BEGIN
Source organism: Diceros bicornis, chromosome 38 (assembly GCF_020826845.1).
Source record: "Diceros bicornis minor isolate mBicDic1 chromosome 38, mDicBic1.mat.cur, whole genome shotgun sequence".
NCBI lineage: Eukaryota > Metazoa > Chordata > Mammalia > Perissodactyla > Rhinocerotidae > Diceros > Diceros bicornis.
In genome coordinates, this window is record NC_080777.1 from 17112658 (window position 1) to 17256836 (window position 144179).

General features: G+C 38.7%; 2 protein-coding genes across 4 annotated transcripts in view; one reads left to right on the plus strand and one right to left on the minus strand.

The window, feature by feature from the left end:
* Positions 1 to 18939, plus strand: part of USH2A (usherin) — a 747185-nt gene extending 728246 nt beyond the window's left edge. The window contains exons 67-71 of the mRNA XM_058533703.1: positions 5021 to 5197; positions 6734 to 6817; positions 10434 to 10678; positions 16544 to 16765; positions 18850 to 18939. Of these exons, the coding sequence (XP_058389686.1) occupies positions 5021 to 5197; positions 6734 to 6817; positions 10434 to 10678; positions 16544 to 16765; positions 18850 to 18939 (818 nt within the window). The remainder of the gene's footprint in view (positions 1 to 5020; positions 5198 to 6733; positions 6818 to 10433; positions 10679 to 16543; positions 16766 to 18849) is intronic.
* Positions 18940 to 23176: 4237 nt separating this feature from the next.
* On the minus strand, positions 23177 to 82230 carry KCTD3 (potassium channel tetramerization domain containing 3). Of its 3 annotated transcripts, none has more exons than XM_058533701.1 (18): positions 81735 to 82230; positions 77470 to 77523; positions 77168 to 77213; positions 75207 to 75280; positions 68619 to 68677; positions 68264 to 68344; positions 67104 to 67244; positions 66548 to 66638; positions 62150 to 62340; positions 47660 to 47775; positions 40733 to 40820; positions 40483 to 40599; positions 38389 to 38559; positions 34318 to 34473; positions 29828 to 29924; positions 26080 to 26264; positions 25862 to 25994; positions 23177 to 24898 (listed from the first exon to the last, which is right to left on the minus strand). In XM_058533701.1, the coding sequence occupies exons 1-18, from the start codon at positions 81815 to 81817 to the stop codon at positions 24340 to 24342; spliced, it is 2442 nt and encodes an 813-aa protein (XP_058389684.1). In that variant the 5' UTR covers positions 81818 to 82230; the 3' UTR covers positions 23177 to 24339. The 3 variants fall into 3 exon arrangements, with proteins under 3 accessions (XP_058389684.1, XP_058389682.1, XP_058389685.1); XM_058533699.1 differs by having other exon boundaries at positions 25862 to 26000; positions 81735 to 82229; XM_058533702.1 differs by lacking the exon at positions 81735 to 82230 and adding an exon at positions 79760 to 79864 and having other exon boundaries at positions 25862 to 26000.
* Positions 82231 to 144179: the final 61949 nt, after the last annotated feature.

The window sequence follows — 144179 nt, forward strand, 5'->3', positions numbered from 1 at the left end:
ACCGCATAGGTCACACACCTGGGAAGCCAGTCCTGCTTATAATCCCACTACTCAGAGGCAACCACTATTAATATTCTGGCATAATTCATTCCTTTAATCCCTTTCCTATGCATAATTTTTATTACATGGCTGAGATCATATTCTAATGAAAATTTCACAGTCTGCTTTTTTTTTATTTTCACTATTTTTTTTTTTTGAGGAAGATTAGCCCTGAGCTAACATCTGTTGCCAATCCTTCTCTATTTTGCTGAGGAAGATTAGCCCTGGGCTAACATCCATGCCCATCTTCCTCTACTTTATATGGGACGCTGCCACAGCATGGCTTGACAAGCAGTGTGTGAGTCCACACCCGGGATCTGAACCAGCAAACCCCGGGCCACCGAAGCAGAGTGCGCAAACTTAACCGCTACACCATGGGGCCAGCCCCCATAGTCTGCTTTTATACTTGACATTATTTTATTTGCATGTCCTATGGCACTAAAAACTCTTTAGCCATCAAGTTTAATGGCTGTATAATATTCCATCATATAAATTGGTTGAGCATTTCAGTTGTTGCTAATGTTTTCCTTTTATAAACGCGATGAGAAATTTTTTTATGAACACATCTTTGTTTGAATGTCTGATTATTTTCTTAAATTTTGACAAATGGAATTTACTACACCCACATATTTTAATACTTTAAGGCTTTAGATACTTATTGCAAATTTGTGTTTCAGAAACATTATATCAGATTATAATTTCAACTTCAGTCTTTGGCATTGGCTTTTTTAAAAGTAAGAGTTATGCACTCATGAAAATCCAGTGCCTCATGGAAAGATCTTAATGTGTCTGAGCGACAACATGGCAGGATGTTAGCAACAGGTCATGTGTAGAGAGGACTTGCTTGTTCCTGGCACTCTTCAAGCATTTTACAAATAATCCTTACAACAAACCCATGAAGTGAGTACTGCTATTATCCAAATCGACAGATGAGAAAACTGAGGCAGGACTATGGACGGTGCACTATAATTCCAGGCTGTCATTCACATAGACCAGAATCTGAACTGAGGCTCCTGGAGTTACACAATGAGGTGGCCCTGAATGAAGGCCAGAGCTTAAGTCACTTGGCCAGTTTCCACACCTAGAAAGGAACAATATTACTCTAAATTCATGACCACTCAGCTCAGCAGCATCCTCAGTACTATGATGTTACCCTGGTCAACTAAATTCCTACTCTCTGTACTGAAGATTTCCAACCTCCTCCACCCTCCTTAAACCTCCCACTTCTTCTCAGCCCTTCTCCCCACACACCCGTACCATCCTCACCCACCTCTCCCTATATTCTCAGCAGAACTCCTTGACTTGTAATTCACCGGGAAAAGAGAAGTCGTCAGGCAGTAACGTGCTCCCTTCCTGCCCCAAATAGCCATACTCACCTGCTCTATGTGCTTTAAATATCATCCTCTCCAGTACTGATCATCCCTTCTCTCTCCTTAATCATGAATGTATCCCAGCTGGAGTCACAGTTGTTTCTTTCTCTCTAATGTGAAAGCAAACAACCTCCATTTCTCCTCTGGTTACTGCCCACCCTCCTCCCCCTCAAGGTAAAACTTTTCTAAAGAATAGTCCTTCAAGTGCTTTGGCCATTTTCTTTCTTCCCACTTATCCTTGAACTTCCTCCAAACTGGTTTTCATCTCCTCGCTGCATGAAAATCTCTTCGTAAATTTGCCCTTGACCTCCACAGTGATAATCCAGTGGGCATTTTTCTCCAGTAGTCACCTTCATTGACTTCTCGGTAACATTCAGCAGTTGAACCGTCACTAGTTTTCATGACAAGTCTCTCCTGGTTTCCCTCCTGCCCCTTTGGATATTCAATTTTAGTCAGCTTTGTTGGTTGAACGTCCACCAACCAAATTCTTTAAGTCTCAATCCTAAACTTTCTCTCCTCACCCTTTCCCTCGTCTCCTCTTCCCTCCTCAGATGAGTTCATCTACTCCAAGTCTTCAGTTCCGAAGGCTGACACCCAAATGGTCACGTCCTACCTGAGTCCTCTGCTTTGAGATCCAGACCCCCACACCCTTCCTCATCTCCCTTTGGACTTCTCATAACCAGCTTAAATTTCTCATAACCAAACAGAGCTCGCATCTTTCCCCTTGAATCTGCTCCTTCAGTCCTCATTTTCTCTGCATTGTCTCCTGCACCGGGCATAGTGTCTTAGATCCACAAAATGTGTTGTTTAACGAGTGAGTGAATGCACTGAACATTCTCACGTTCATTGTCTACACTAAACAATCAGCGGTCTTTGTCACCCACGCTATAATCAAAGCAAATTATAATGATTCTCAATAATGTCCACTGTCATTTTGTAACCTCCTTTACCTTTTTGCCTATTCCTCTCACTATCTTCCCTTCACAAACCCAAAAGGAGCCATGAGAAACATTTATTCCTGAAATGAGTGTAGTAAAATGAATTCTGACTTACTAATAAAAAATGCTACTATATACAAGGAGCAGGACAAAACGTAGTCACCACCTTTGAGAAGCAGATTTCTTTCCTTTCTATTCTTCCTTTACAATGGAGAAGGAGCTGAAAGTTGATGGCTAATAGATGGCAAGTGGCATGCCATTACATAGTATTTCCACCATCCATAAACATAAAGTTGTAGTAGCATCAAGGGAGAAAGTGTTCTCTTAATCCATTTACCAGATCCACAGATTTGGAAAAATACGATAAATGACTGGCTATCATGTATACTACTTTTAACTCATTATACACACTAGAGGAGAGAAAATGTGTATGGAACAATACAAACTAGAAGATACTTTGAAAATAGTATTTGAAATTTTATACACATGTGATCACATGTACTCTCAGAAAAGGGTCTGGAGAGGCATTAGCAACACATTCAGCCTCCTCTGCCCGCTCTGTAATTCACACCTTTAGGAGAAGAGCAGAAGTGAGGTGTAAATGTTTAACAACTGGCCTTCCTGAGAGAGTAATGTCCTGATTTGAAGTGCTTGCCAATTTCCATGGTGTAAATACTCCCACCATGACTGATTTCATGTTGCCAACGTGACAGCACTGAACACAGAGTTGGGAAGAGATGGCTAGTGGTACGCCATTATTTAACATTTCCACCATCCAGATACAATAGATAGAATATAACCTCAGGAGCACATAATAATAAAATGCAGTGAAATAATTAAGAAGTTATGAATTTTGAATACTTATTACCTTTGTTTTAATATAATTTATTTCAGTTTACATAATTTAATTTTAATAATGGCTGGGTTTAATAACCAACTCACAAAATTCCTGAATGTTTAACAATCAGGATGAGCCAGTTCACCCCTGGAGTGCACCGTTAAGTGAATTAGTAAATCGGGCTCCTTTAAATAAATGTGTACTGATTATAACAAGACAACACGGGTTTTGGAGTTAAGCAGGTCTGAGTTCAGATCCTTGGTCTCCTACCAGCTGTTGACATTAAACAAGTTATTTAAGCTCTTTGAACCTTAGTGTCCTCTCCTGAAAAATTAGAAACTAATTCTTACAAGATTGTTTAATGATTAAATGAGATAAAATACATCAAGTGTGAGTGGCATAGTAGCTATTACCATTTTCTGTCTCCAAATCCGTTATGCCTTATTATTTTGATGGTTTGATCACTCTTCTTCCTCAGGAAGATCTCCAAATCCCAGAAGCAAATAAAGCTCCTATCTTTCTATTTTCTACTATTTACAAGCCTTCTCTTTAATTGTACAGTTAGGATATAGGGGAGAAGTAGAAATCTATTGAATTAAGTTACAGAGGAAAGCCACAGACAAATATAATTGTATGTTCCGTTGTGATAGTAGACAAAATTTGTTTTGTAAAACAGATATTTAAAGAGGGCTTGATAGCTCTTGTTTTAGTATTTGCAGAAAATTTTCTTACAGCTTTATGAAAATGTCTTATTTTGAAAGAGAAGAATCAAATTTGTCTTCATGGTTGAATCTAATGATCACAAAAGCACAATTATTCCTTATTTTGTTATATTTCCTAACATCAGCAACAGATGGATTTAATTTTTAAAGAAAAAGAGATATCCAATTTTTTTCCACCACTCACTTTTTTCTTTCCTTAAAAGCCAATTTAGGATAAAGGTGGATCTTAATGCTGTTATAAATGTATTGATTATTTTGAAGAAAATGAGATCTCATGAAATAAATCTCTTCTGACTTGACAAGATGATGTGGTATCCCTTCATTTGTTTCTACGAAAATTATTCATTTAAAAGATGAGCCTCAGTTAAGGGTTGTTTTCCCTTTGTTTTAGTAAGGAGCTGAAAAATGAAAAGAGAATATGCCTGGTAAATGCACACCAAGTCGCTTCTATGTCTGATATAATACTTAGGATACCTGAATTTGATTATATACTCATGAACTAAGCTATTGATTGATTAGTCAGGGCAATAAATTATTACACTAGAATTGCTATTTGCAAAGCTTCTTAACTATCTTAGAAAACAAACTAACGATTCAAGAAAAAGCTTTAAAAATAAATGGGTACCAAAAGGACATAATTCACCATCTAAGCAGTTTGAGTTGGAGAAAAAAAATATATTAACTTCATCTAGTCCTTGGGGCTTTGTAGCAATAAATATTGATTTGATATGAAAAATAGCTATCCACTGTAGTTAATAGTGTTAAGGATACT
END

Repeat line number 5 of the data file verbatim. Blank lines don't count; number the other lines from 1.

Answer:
General features: G+C 38.7%; 2 protein-coding genes across 4 annotated transcripts in view; one reads left to right on the plus strand and one right to left on the minus strand.